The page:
Yes, I'm still alive and well! Some family from abroad are visiting me right now so I've been busy with them. Many thanks to those who contacted me to make sure I was in good health. I promise that next time I'll let you guys know beforehand if I'm going to be absent.
Anyhows, I've been showing my family around Bahrain these past two weeks doing the regular tourist thing. While driving in the car two days ago, my cousin asked me "so what's so special about Bahrain anyways?". For years I've been telling my family and friends abroad about how Bahrain is such a great place to live and how the people are so good-natured. In the few days that my cousin got to spend on the island, he didn't see any of that. He pushed me on it, and it made me think more honestly about why I hold this place in such high regard.
I had to agree with him that the people he had observed and interacted were not amazingly friendly or anything. I realized that I am more attached to the memories of the people I had when I was younger; when if you got a flat tyre, strangers would stop on the side of the road and insist on helping you change it; when salesmen would bring you a chair and a cup of tea, even if you were just there to browse; when hitch-hiking was considered absolutely safe and normal. But things have certainly changed since those days. It seems to have become more and more rare to come across people who have still maintained that tolerant, friendly and extremely helpful frame of mind, especially towards foreigners.
Although there are many ways that one could analyze this change, if you ask me I would attribute it to the change in employment and lifestyle trends. Traditionally, Bahrain has been a very important trading point for the region, so the people, particularly the traders, had to maintain good relations with others. Not to suggest that their behaviour is purely selfish, but rather I imagine that this is how the tradition of friendliness towards others was started, and later it just became part of the culture.
The situation today however is that most people are employed in office jobs (especially in government offices) that don't require each of them to personally interact with (let alone maintain good relations with) foreigners. So over time I feel that the tradition of openness towards others is slowly eroding away. That doesn't mean it is obsolete, but it's just not as common among today's younger generations as it was a while back.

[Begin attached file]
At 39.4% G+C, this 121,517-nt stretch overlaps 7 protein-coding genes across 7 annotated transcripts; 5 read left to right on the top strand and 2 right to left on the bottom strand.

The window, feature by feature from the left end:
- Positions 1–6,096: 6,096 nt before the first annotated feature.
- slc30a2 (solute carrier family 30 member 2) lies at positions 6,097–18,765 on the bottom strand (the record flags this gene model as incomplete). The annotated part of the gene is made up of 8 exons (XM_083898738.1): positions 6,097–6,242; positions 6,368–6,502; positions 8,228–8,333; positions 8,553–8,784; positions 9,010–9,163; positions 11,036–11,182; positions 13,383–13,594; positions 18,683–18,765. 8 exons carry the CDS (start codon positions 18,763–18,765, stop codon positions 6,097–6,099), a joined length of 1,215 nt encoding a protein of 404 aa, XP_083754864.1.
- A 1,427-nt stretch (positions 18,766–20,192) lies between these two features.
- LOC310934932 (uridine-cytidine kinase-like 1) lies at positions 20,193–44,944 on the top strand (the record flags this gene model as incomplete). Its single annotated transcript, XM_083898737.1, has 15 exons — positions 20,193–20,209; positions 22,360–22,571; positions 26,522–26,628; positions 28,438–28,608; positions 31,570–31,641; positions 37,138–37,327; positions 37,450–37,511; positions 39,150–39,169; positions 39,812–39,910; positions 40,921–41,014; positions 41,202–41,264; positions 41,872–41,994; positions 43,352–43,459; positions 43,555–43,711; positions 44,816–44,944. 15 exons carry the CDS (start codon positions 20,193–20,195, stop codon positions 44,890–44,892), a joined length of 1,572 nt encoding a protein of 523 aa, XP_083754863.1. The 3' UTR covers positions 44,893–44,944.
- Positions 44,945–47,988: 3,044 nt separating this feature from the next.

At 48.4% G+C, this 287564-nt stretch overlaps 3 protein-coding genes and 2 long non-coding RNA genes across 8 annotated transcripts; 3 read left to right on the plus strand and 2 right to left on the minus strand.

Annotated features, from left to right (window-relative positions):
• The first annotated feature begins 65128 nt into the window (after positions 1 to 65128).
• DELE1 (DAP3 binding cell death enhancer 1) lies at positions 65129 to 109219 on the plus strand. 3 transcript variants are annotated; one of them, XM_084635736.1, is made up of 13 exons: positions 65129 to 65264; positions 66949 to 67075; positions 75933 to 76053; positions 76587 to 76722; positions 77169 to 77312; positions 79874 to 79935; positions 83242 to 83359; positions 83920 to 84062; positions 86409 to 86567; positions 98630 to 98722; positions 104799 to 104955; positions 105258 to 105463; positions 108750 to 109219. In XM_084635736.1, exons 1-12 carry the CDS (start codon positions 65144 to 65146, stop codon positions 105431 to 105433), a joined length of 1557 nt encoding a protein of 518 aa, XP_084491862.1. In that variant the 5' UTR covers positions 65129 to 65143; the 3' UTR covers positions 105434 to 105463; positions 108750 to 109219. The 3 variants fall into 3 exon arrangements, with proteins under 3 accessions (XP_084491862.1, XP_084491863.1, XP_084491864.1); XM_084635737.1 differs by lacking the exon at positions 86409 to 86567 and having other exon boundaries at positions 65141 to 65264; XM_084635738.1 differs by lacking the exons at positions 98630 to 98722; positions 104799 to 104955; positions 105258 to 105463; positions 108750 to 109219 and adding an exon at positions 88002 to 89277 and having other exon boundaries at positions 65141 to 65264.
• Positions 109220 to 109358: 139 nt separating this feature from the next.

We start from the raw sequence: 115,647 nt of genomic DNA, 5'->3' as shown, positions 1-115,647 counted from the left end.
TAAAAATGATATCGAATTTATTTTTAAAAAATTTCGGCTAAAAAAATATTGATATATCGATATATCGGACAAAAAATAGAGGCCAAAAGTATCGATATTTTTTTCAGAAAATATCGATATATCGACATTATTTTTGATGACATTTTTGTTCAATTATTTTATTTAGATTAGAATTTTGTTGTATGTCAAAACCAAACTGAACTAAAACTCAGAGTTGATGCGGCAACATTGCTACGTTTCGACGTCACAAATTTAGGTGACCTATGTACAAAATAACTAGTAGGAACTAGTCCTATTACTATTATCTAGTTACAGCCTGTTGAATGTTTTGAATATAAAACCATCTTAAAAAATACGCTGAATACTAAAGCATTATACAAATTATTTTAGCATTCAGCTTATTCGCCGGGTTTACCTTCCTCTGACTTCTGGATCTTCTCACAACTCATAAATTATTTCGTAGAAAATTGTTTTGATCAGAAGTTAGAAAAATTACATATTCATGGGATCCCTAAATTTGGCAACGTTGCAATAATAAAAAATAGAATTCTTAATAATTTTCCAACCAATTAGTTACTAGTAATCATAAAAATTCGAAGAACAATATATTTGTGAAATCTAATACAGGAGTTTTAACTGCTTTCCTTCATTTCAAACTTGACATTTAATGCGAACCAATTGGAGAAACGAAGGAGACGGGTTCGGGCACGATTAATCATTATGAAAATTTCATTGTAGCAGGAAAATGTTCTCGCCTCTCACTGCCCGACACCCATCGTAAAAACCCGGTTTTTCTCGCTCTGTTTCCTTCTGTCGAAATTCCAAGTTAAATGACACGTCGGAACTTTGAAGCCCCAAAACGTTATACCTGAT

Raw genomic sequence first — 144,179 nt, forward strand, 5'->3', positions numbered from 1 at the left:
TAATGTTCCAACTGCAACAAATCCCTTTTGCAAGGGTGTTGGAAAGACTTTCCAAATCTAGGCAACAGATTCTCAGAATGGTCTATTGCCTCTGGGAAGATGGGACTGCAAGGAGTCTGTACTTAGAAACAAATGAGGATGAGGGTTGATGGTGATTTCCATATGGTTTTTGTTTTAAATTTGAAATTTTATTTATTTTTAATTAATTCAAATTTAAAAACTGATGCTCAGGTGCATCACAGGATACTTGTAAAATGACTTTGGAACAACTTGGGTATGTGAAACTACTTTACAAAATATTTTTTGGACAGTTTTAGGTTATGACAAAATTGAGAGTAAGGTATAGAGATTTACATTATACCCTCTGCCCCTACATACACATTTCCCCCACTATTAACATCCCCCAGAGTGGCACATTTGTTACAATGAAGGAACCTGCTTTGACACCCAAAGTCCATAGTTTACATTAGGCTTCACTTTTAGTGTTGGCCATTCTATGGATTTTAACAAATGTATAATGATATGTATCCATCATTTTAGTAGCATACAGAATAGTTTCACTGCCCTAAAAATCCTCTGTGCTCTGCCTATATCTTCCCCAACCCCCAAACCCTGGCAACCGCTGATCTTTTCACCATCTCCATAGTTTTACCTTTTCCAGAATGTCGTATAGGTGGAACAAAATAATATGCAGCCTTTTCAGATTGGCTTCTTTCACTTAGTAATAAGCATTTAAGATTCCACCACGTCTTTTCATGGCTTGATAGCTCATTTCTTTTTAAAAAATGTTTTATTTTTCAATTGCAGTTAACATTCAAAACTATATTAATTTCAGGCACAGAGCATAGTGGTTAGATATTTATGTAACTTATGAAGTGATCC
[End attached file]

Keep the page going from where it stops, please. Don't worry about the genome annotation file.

Well anyways, later that same day I took my cousin to the Diraz beach to have a cup of tea as the sun set. And sure enough, we came across a fine gentleman who showed my cousin what Bahraini hospitality is all about. He was an old man (pictured above) from Barbar selling snacks and drinks out of his beat up station wagon on the beach. As soon as he realized that my cousin was visiting the island he insisted on giving us some free tea to go along with the chick peas we had just bought. He then opened up a spare folding chair for my cousin and gave up his own chair for me to sit down while we ate. We chatted with him for a while, myself addressing him in my broken Arabic, and him replying to us in his broken Urdu and English. Before finally leaving I tried to give him some money for the tea, but he refused. We playfully fought for a while, each trying to have our own way, but in the end I had to give in so as not to insult him and accepted his free hospitality. A true gentleman he was.
I had mixed feelings on the way back. On the one hand I was rather saddened that people of his kind have become so few today compared to how it was when I was younger. But I was also quite relieved that there are a few his kind still around.